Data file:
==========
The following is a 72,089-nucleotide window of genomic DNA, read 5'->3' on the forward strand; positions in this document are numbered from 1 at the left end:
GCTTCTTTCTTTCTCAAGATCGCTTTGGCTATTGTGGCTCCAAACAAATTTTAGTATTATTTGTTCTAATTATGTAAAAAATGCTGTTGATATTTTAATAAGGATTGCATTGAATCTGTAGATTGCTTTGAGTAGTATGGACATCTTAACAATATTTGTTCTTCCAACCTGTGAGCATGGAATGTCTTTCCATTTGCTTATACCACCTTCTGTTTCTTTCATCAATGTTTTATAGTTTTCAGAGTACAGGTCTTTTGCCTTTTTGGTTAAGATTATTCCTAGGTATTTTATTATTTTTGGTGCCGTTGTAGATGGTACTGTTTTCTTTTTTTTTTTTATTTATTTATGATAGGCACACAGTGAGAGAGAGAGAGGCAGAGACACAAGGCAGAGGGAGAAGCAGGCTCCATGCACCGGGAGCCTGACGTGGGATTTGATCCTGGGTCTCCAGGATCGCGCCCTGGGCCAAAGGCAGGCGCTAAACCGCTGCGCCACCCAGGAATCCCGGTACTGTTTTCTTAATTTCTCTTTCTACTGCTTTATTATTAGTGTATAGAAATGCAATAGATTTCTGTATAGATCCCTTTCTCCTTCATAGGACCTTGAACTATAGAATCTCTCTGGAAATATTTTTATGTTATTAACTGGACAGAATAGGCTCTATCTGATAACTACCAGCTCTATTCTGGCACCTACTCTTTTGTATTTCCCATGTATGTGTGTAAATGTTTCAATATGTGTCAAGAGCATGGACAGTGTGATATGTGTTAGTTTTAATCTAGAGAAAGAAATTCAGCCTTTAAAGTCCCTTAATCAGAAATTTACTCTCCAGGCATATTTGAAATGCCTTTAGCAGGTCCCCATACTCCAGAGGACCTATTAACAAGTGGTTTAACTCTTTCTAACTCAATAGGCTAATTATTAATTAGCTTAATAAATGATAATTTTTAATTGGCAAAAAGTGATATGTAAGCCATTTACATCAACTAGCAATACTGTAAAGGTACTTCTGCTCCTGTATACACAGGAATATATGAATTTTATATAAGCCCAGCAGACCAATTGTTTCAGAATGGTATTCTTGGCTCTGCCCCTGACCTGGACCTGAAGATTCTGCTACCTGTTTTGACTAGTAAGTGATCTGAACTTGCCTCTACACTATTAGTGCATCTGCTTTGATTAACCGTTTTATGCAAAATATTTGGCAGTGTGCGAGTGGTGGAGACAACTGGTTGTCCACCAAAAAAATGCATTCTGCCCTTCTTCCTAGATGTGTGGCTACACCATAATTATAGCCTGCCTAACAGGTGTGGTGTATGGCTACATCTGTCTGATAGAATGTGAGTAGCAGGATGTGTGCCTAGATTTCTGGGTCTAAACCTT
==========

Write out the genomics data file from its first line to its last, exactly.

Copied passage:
The following is a 72,089-nucleotide window of genomic DNA, read 5'->3' on the forward strand; positions in this document are numbered from 1 at the left end:
GCTTCTTTCTTTCTCAAGATCGCTTTGGCTATTGTGGCTCCAAACAAATTTTAGTATTATTTGTTCTAATTATGTAAAAAATGCTGTTGATATTTTAATAAGGATTGCATTGAATCTGTAGATTGCTTTGAGTAGTATGGACATCTTAACAATATTTGTTCTTCCAACCTGTGAGCATGGAATGTCTTTCCATTTGCTTATACCACCTTCTGTTTCTTTCATCAATGTTTTATAGTTTTCAGAGTACAGGTCTTTTGCCTTTTTGGTTAAGATTATTCCTAGGTATTTTATTATTTTTGGTGCCGTTGTAGATGGTACTGTTTTCTTTTTTTTTTTTATTTATTTATGATAGGCACACAGTGAGAGAGAGAGAGGCAGAGACACAAGGCAGAGGGAGAAGCAGGCTCCATGCACCGGGAGCCTGACGTGGGATTTGATCCTGGGTCTCCAGGATCGCGCCCTGGGCCAAAGGCAGGCGCTAAACCGCTGCGCCACCCAGGAATCCCGGTACTGTTTTCTTAATTTCTCTTTCTACTGCTTTATTATTAGTGTATAGAAATGCAATAGATTTCTGTATAGATCCCTTTCTCCTTCATAGGACCTTGAACTATAGAATCTCTCTGGAAATATTTTTATGTTATTAACTGGACAGAATAGGCTCTATCTGATAACTACCAGCTCTATTCTGGCACCTACTCTTTTGTATTTCCCATGTATGTGTGTAAATGTTTCAATATGTGTCAAGAGCATGGACAGTGTGATATGTGTTAGTTTTAATCTAGAGAAAGAAATTCAGCCTTTAAAGTCCCTTAATCAGAAATTTACTCTCCAGGCATATTTGAAATGCCTTTAGCAGGTCCCCATACTCCAGAGGACCTATTAACAAGTGGTTTAACTCTTTCTAACTCAATAGGCTAATTATTAATTAGCTTAATAAATGATAATTTTTAATTGGCAAAAAGTGATATGTAAGCCATTTACATCAACTAGCAATACTGTAAAGGTACTTCTGCTCCTGTATACACAGGAATATATGAATTTTATATAAGCCCAGCAGACCAATTGTTTCAGAATGGTATTCTTGGCTCTGCCCCTGACCTGGACCTGAAGATTCTGCTACCTGTTTTGACTAGTAAGTGATCTGAACTTGCCTCTACACTATTAGTGCATCTGCTTTGATTAACCGTTTTATGCAAAATATTTGGCAGTGTGCGAGTGGTGGAGACAACTGGTTGTCCACCAAAAAAATGCATTCTGCCCTTCTTCCTAGATGTGTGGCTACACCATAATTATAGCCTGCCTAACAGGTGTGGTGTATGGCTACATCTGTCTGATAGAATGTGAGTAGCAGGATGTGTGCCTAGATTTCTGGGTCTAAACCTT